COVID App Editorial

Pennsylvania’s new “COVID Alert PA” is sleek, user-friendly and an informative way to share the commonwealth’s coronavirus cases, deaths and mitigation efforts.

However, though the app was made with good intentions, it has its quirks and will not make a lasting impact on the commonwealth.

At first glance, the app is visually pleasing and easy to navigate. Graphs showing cases and deaths across the commonwealth by day and a symptom check-in feature are both effective and important.

Additionally, putting statistics and information in an application format makes this information more accessible and understandable for younger generations.

Different from the Pennsylvania Department of Health’s online dashboard, the COVID Alert PA app allows users to opt into receiving alerts if they have potentially been exposed to someone who tested positive for the coronavirus.

Through the feature called Exposure Alert, Pennsylvanians can be given alerts with advice on how to protect themselves and others from the virus. This feature was created to help “reduce [one’s] risk of unknowingly spreading the virus to your friends, family and larger community,” according to the app’s website.

However, the Exposure Alert feature of the app could be a breach of privacy. It is not required for Pennsylvanians to use the Exposure Alert feature, so if users wish not to share their information, they can still access the app’s other features.

Despite this, the feature may deter people from using the app — and if people aren’t using it, then what’s the point of it being in the App Store?

Also, if the government and other apps already have tracking abilities on citizens’ phones, why not allow this ability to function for something as important as coronavirus tracing?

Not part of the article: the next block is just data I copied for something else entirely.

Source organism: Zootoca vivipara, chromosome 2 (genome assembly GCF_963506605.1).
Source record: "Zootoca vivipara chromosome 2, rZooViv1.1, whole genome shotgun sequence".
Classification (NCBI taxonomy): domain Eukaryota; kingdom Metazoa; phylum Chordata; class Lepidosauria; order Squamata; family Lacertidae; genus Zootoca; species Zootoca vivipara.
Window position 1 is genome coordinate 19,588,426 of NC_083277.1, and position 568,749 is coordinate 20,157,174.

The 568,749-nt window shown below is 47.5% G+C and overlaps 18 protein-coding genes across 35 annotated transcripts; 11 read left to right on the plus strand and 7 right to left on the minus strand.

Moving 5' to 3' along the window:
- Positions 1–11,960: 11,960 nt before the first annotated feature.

According to the app’s website, COVID Alert PA “protects your privacy and personal information.”

It says the app detects if a user is in close contact with other app users through Bluetooth Low Energy technology, or BLE. This is the same technology phones use to connect to car radios, speakers and wireless headphones.

The website says the app does not use GPS or any geographical information, and it will “never collect, transmit or store” personal information. All information is said to remain completely anonymous.

The website tells users that downloading the app is voluntary, but the more people who use and download it, the more successful the commonwealth can be in stopping the spread of the coronavirus

Even if Pennsylvanians decide to not use the Exposure Alert feature on COVID Alert PA, the data is still all available in the app. Additionally, people can opt to tell the DOH how they feel daily and what symptoms they are experiencing via the app.

However, the audience using the app is far too small for statistics and information to be correct and relevant. For instance, out of the 12.8 million Pennsylvania citizens, just over 25,000 people checked into the app on Wednesday, Sept. 30 — which is less than 1% of the commonwealth’s population.

The app also lacks explanations regarding county-specific statistics, and an explanation as to why users must be 18 years or older to use the app.

Just because Pennsylvanians have the app, it doesn’t mean it is being used. And if it’s not being used by a large group of people, it’s not going to be truly effective.

Ultimately, this is an idealized method of mitigating the spread of the coronavirus.

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